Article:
Ireland Finance Minister Michael Noonan said he expects a ruling on the alleged “sweetheart deals” with Apple and remained positive that the country won’t be affected, reports Bloomberg.
As we previously reported, a preliminary review of the European Commission’s investigation found that Apple’s tax arrangements with Ireland were “illegal.” This was the first stage, while the second stage of the investigation could end with the companies (tech companies that inked “sweetheart deals” with the Irish government) having to pay unpaid taxes.
The European Commission has previously pointed to the tax deal between 1991 and 2007, which favoured Apple. The commission said the Irish authorities conferred an advantage on Apple that was “granted in a selective manner,” but the ruling has yet to be made public.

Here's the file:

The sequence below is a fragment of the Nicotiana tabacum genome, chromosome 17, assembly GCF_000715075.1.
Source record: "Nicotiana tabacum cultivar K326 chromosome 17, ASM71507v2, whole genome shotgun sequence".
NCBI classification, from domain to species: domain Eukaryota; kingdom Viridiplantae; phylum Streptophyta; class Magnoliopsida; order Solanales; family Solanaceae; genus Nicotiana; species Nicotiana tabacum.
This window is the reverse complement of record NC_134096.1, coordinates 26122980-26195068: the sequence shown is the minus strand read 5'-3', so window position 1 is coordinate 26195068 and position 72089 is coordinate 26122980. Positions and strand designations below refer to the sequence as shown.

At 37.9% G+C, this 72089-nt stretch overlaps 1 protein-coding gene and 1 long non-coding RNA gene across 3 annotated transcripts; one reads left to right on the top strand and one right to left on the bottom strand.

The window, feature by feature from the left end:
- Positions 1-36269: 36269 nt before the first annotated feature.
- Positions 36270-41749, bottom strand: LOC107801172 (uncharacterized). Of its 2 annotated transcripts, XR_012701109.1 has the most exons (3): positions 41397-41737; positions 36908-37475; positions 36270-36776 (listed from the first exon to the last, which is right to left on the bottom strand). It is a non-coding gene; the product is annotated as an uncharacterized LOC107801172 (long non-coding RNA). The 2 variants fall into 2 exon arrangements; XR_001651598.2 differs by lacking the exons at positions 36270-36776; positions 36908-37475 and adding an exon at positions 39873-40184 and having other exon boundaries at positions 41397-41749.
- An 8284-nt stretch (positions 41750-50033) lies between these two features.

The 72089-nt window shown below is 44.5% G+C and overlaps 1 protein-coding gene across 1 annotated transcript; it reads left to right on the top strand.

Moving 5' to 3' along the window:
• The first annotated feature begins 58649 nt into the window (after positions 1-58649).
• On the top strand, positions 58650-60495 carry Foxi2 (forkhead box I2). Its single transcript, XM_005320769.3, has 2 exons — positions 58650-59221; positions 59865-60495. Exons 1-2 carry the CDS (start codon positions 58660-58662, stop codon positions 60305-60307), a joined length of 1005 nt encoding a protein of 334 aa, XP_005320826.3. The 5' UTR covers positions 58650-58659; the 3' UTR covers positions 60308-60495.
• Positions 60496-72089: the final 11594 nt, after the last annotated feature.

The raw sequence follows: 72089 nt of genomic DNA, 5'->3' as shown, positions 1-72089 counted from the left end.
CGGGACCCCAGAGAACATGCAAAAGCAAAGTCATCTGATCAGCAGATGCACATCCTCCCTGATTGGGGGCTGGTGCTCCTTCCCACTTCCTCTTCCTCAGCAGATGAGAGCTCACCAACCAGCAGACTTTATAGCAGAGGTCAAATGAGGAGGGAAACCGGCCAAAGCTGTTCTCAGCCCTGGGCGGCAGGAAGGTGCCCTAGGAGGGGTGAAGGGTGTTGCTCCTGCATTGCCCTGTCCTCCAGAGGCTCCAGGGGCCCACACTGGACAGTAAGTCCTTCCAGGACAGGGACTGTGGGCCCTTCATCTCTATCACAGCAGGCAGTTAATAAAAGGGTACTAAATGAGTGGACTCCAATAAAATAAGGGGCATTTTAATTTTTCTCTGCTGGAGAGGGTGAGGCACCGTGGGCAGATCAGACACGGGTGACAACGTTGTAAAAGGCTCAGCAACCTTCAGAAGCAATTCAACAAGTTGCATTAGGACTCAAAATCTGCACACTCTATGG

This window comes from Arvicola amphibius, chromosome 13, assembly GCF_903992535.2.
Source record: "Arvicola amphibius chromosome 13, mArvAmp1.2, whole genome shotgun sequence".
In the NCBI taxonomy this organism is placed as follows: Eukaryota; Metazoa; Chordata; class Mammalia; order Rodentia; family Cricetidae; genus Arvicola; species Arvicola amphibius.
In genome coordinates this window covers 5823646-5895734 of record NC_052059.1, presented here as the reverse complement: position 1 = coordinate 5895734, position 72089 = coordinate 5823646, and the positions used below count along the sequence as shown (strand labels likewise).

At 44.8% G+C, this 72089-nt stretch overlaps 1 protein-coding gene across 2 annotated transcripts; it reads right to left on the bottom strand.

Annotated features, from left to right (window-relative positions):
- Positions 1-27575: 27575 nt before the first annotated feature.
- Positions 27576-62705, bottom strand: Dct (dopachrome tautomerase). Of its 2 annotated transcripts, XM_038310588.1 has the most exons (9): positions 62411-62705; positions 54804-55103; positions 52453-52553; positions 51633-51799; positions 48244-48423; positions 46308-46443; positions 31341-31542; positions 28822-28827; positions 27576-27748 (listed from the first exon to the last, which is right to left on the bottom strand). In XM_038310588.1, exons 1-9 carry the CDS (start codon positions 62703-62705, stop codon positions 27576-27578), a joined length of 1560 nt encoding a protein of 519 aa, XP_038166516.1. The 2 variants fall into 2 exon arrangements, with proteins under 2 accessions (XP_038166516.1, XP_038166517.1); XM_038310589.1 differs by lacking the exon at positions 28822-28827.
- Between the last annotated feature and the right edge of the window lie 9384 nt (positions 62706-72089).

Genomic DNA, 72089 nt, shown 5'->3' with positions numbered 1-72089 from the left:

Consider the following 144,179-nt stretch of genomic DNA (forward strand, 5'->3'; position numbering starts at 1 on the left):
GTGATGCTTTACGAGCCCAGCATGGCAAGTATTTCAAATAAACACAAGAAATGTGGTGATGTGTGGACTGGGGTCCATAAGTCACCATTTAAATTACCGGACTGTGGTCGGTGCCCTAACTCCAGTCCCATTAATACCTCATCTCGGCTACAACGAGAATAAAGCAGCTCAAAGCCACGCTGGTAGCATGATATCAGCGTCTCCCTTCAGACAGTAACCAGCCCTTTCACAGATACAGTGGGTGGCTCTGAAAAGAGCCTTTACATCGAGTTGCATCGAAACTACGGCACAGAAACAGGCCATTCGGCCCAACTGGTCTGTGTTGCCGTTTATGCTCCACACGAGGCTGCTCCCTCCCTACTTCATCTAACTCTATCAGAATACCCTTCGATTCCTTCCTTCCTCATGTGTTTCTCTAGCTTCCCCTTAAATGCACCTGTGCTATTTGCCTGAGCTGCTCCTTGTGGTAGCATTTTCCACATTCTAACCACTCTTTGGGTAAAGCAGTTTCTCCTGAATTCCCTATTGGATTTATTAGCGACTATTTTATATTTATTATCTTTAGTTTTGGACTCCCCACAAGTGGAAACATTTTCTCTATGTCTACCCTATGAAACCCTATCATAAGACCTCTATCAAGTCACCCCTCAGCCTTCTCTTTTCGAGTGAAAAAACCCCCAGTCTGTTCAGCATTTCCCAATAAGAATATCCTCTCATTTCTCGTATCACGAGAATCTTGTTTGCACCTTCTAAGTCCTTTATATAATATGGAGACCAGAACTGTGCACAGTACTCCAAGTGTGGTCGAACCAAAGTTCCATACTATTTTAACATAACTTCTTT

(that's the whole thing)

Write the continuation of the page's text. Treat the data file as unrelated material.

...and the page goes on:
According to Noonan, Ireland has an “indication” the EU will decide before the end of the year whether the nation’s tax dealings with the iPhone maker violated the bloc’s state-aid rules. “We don’t have a specific date.”
If Apple is found guilty as charged, it will need to pay billions of euros in unpaid taxes.
EU Competition Commissioner Margrethe Vestager urged a rapid conclusion to the EU’s probe into Apple’s alleged illegal aid as the EU seeks to eliminate such tax breaks.
Considering that the EU is preparing major moves to make it harder for multinational corporations to avoid taxes in individual countries, Noonan once again underscored Ireland’s willingness to consider new proposals from the EU to level the playing field for corporate taxes. He also insisted that the country must retain a veto over the plans, and it will not give up its rate of 12.5%.